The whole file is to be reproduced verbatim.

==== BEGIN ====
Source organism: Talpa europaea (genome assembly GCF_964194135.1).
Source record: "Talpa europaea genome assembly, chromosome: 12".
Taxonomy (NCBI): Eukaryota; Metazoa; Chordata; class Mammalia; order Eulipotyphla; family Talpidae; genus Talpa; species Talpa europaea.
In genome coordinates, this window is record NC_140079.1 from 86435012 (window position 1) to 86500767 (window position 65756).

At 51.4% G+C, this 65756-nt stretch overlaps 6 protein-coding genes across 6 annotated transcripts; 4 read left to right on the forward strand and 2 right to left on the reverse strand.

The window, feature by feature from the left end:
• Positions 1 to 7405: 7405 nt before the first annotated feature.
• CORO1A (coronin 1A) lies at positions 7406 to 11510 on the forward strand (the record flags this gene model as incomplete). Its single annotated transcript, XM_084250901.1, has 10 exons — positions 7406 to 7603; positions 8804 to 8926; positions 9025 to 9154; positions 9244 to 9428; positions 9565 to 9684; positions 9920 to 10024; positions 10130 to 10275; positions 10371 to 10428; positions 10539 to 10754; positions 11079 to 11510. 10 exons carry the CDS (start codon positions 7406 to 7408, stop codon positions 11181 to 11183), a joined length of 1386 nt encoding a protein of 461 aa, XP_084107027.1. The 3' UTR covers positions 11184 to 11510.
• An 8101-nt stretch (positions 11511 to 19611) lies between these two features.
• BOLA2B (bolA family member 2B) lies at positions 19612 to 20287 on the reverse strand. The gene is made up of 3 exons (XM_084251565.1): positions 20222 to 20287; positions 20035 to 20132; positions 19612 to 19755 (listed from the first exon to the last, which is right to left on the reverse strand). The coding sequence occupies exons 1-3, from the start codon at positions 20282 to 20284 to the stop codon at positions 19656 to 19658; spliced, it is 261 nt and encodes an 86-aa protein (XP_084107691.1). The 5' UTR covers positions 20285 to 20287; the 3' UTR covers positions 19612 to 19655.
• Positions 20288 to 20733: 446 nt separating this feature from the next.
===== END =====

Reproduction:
Source organism: Talpa europaea (genome assembly GCF_964194135.1).
Source record: "Talpa europaea genome assembly, chromosome: 12".
Taxonomy (NCBI): Eukaryota; Metazoa; Chordata; class Mammalia; order Eulipotyphla; family Talpidae; genus Talpa; species Talpa europaea.
In genome coordinates, this window is record NC_140079.1 from 86435012 (window position 1) to 86500767 (window position 65756).

At 51.4% G+C, this 65756-nt stretch overlaps 6 protein-coding genes across 6 annotated transcripts; 4 read left to right on the forward strand and 2 right to left on the reverse strand.

The window, feature by feature from the left end:
• Positions 1 to 7405: 7405 nt before the first annotated feature.
• CORO1A (coronin 1A) lies at positions 7406 to 11510 on the forward strand (the record flags this gene model as incomplete). Its single annotated transcript, XM_084250901.1, has 10 exons — positions 7406 to 7603; positions 8804 to 8926; positions 9025 to 9154; positions 9244 to 9428; positions 9565 to 9684; positions 9920 to 10024; positions 10130 to 10275; positions 10371 to 10428; positions 10539 to 10754; positions 11079 to 11510. 10 exons carry the CDS (start codon positions 7406 to 7408, stop codon positions 11181 to 11183), a joined length of 1386 nt encoding a protein of 461 aa, XP_084107027.1. The 3' UTR covers positions 11184 to 11510.
• An 8101-nt stretch (positions 11511 to 19611) lies between these two features.
• BOLA2B (bolA family member 2B) lies at positions 19612 to 20287 on the reverse strand. The gene is made up of 3 exons (XM_084251565.1): positions 20222 to 20287; positions 20035 to 20132; positions 19612 to 19755 (listed from the first exon to the last, which is right to left on the reverse strand). The coding sequence occupies exons 1-3, from the start codon at positions 20282 to 20284 to the stop codon at positions 19656 to 19658; spliced, it is 261 nt and encodes an 86-aa protein (XP_084107691.1). The 5' UTR covers positions 20285 to 20287; the 3' UTR covers positions 19612 to 19655.
• Positions 20288 to 20733: 446 nt separating this feature from the next.